In this Instructable we will be looking at how to use an innovative device called the MaKey MaKey
to create customized, low-cost, DIY computer access interfaces for users with disabilities.
A computer access interface
is anything you use to interact with your computer. Normally this is simply a keyboard or a mouse, but for some individuals these devices are impractical or difficult (perhaps even impossible) to use.
Many commercial options exist that let people use their computer in various ways, but the vast majority of them are extremely expensive, hard to use and rely on relatively outdated technology and design principles.
In this Instructable, I will show you how to make your own simple, transparent interfaces out of common objects like aluminum foil and cardboard and an awesome $50 piece of technology!
This Instructable is meant for friends, family members and caretakers of individuals with some form of physical disability. While the techniques and technology introduced in this Instructable may be used to help individuals with cognitive disabilities, I have not had any personal experience with such cases.
Please rely on your personal intuition and experience with the user and, if possible, consult with a competent and compassionate expert before actually implementing technology with a user..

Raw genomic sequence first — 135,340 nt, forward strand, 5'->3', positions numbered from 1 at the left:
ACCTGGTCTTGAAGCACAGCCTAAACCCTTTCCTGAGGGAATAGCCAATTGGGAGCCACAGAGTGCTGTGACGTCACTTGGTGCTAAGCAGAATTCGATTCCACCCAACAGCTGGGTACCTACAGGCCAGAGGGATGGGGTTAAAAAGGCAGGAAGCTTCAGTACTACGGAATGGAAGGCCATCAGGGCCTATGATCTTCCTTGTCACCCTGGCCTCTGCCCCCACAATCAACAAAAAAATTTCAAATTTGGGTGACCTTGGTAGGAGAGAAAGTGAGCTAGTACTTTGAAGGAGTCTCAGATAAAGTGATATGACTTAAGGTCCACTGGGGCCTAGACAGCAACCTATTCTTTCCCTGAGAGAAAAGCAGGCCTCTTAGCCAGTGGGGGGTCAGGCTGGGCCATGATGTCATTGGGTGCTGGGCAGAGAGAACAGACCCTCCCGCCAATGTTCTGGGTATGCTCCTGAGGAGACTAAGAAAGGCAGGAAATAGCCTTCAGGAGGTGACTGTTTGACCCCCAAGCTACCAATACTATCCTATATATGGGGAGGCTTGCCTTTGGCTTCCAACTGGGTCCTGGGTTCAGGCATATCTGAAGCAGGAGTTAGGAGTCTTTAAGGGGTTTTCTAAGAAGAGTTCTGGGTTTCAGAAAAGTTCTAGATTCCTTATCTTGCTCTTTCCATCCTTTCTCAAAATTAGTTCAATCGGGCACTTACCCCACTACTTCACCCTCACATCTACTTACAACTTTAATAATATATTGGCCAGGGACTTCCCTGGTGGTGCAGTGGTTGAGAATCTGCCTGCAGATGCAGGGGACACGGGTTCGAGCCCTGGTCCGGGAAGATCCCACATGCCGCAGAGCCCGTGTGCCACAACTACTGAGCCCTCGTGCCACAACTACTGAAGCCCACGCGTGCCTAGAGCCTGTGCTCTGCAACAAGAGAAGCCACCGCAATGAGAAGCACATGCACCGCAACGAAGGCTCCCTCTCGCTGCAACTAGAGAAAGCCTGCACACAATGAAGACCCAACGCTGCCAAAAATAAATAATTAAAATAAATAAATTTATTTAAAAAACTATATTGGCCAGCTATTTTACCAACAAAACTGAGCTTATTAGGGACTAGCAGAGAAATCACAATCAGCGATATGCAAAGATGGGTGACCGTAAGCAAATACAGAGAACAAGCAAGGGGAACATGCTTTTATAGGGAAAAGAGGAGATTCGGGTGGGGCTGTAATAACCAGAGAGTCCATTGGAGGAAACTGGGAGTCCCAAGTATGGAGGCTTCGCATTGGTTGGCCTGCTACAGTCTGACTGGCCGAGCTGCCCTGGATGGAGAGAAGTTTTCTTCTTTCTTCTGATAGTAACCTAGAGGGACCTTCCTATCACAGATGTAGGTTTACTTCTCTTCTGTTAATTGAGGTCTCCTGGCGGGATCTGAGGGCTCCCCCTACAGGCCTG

I welcome any experiences or advice you may be able to share about using the MaKey MaKey to construct interfaces for individuals with cognitive or physical disabilities. Please feel free to comment on this Instructable, and let me know whether the information I've presented could be helpful for such cases.
This Instructable is intended to help individuals become more comfortable with using technology to meet their own needs through hands-on learning, experimentation and making. It is no way intended to replace or improve upon commercially available technology.
Furthermore, while this Instructable advocates for the role of DIY technology as a means of empowering users in need, the help and guidance of a trained assistive technology professional is still very valuable. If you are able to, enlist the help of an assistive technology professional who is familiar with your user and supportive of your interest in DIY technology.